Not sure if you’ve heard about this one, but on Thursday, August 22, 2013, the American Nasdaq stock exchange was shut down for three hours because of a communication problem. Investigators are still trying to understand exactly what happened; however, we should probably asking ourselves if this problem was caused by the Nasdaq’s CIO?
The Scene Of The Crime
So just exactly what happened over at the Nasdaq stock exchange? The Nasdaq is an American stock exchange. Its name stands for “National Association of Securities Dealers Automated Quotations”. On Thursday, August 22, 2013 at 10:57am they started to have problems with their automated systems that share stock trading information with other stock exchanges.
A “momentary interruptions in quote dissemination” problem hit a system that pools data from exchanges that trade Nasdaq securities. Those problems lasted for six minutes before the system returned to normal operation, according to a market status message issued by the exchange. Ok, we can all understand that right? Every IT system can have a momentary gitch.
However, roughly an hour later, Nasdaq said there were problems with submission of quotes to the same system. As a result, Nasdaq halted trading at 12:14 p.m. EDT and the options market followed suit at 12:20 p.m. EDT. Now this is a big deal – a complete stock market shut down. All of those high frequency traders and algorithms that are constantly buying and selling stocks to make lots of slim profits were suddenly left holding the bag.
Who Is Responsible?
Nasdaq trading was halted at 12:15 p.m. because of an apparent problem with Nasdaq’s Securities Industry Processor, or SIP, which aggregates pre-and- post trading information on Nasdaq-listed securities from a variety of different exchanges. Ultimately, the SIP server was responsible for the outage. However, who’s responsible for SIP?
Brad Peterson is the Executive Vice President and Chief Information Officer (CIO) for Nasdaq. Ultimately he’s responsible for everything that happens in his IT department – including the correct operation of the SIP servers. At the end of the day, this outage is Brad’s fault – he understands the importance of information technology and this kind of thing should never happen on his watch.
What went wrong? The current thinking is that the Nasdaq IT department has been spending so much time worrying about how to speed trading information up to meet the needs of algorithms and high speed traders that they have not been doing a proper IT system risk analysis. What they’ve failed to do is to take a look at all of the interfaces that the Nasdaq IT shop has with the outside world and prioritize them based on how expensive an outage on any one of them would be. If they had done this, then they would have realized that the SIP system needed more of a backup system to support it – just in case!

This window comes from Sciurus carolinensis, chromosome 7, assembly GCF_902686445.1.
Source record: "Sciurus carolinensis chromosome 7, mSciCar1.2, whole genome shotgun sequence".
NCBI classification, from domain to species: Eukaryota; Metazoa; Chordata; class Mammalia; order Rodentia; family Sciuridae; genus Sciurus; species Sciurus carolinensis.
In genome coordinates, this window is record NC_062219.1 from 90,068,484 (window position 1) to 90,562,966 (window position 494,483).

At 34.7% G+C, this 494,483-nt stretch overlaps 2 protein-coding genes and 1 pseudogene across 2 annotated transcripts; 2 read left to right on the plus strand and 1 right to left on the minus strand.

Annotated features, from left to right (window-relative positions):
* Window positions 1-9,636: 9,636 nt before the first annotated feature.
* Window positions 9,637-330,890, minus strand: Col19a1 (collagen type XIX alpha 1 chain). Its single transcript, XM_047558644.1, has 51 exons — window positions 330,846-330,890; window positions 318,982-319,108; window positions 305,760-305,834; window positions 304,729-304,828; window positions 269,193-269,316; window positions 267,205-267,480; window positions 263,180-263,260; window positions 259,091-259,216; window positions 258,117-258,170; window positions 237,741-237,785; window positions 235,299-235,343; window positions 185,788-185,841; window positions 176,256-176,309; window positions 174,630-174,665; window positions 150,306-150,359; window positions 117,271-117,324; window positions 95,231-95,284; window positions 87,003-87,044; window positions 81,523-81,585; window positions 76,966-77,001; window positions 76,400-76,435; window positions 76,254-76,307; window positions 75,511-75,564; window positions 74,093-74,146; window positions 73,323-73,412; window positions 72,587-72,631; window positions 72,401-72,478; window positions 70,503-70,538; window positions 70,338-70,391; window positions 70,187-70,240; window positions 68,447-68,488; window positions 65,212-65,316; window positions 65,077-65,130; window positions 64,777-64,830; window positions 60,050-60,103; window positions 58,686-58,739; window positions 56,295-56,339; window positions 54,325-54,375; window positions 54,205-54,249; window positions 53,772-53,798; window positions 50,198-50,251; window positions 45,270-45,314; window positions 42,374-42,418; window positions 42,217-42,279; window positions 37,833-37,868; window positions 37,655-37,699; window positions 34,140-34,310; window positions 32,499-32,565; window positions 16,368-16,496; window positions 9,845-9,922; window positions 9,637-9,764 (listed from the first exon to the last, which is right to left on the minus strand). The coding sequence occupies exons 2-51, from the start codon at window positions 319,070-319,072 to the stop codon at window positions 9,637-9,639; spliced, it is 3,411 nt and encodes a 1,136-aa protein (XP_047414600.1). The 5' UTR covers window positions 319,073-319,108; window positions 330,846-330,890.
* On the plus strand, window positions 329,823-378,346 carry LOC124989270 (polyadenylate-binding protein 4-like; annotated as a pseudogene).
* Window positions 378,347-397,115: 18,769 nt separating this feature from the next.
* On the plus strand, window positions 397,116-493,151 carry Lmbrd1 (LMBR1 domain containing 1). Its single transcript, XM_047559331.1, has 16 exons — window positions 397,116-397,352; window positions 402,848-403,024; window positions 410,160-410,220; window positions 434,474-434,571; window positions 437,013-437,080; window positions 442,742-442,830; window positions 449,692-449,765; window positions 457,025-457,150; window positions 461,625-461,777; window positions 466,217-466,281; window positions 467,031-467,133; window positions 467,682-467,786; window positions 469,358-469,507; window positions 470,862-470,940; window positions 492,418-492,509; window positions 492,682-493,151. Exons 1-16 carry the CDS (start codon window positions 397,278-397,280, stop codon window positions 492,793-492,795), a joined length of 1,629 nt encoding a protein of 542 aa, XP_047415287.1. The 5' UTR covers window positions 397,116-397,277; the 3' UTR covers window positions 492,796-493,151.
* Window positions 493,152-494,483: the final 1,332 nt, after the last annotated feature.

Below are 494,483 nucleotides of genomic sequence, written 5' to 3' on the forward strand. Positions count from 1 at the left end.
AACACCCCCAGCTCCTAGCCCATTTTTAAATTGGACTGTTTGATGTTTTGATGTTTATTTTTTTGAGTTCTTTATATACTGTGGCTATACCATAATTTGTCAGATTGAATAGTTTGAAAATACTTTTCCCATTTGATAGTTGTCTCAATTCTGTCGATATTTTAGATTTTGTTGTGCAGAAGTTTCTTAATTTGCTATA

What Does This Mean For You?
As the person in the CIO position you are responsible for everything that goes on in your IT department. If you are the CIO of the Nasdaq stock exchange this means that you are responsible for making sure that your IT systems can talk with everyone else. If they can’t, then that’s your fault.
The Nasdaq stock exchange experienced an outage and more and more it’s starting to look like the Nasdaq CIO is at least partially responsible for creating the IT environment that allowed this event to occur. Keeping a good inventory of your IT systems and their interfaces and then taking the time to rank them by impact of an outage allows a CIO to determine where they should be spending their time. Clearly this didn’t happen at the Nasdaq.
As the person with the CIO job, you need to always be on the lookout for the weakest link in your IT department. You need to be aware where an outage could cause the biggest impact to all of the systems that interface with your IT department. Nasdaq’s CIO, Brad Peterson, clearly was spending his time solving other problems and allowed this outage to sneak up on him. Hopefully, the problem has now been revealed and he’ll spend more time making sure that it does not happen again.
Question For You: Do you think that there were warning signs that should have alerted Nasdaq to their eventual problem?
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